A while back I wrote an article about paying points to refinance and why, even though we tend to hate the idea of upfront costs, it can be a huge benefit in the long run. In that article I said that you’d benefit from paying points upfront “when the cost of the buy-down pays for itself before you refinance again.” That’s good advice, but a lot more people will actually benefit from paying points up front, so here’s a slightly more advanced take on the subject.
To make things simple, I’ll use the mortgage rates and loan amount from the post about paying points to refinance. In that particular situation, paying $9,600 in points upfront on a $600,000 loan would save the borrower $300 a month on his or her monthly payment. As a result, the buy-down cost of $9,600 would pay for itself in a little less than 6 years; so, the cost would be worth it if the homeowner expected to remain in the home for more than 6 years. That’s just one side of the story, there’s another side that most people don’t think about.
Put the Savings Toward the Loan
Ok, so if you don’t pay the points, you’re payment is $300/month more than it will be if you do pay the points, so, if it’s up in the air and you can afford to make the higher payment, you should factor in one more thing. Since you were considering the higher payment anyway, what if you were to pay the points and put the $300 savings toward an extra principal payment each month? Well, at the end of the 6 years, the roughly $20k cost will be returned, but what if you then decide to stay in the home until the loan is paid off? At the end of 30 years, you’ll have saved $135,911 in interest payments and you’ll pay off your home 8 months faster!
In Layman’s Terms
So basically, it boils down to this: In this particular situation, if you’re going to stay in the home for at least 6 years, it will benefit you to buy down the rate, but every month you stay in the home past 6 years, you’re going to see extra savings that you wouldn’t have seen had you not paid points for the lower rate.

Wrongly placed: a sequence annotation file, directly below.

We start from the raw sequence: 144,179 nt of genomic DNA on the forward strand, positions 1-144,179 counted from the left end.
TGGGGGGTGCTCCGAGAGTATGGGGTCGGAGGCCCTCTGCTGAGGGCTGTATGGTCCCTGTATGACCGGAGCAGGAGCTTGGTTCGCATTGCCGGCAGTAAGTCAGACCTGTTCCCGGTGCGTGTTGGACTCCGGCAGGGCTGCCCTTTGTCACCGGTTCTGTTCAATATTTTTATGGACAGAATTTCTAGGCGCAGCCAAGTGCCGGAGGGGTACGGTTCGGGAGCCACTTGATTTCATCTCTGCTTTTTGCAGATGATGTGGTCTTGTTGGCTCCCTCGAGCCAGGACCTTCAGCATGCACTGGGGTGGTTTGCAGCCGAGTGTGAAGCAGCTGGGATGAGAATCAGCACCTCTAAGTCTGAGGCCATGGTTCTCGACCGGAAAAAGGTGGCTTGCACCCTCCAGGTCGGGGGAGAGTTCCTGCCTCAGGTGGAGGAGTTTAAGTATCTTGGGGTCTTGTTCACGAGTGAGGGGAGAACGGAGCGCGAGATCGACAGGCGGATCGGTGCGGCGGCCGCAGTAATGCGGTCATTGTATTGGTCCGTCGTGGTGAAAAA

The Investment Approach
The other option is to pay the points, buy down the rate, save $300 a month and, instead of putting that money back into the loan, you invest the savings. At a measly 4% return, $300 a month will turn into $24,746 after 6 years, $44,619 after 10 years, and a whopping $209,188 after 30 years. You shouldn’t have any problem finding an investment that will pay a 4%.
Now, more realistic returns on, say, the stock market would be around 8-12% – let’s call it 10% for the sake of the demonstration. Investing $300 a month for 6 years at 10% would give you $29,965, after 10 years you’re looking at $62,232, and after 30 years that little ‘ole $300 a month turns into $683,381!
Obviously the investment approach yields the greater benefit and, in fact, the roughly $20k cost of the loan we covered earlier would pay for itself a bit sooner than 6 years using this approach.
It’s All in the Numbers
In California, a $600,000 loan is quite common; ultimately, how the numbers work out will completely depend on your situation and these calculations need to be made by you, your financial advisor, or your mortgage advisor. Whoever does the math, it needs to be done, we’re talking about a lot of money here. So quit sitting on your butt and get to it!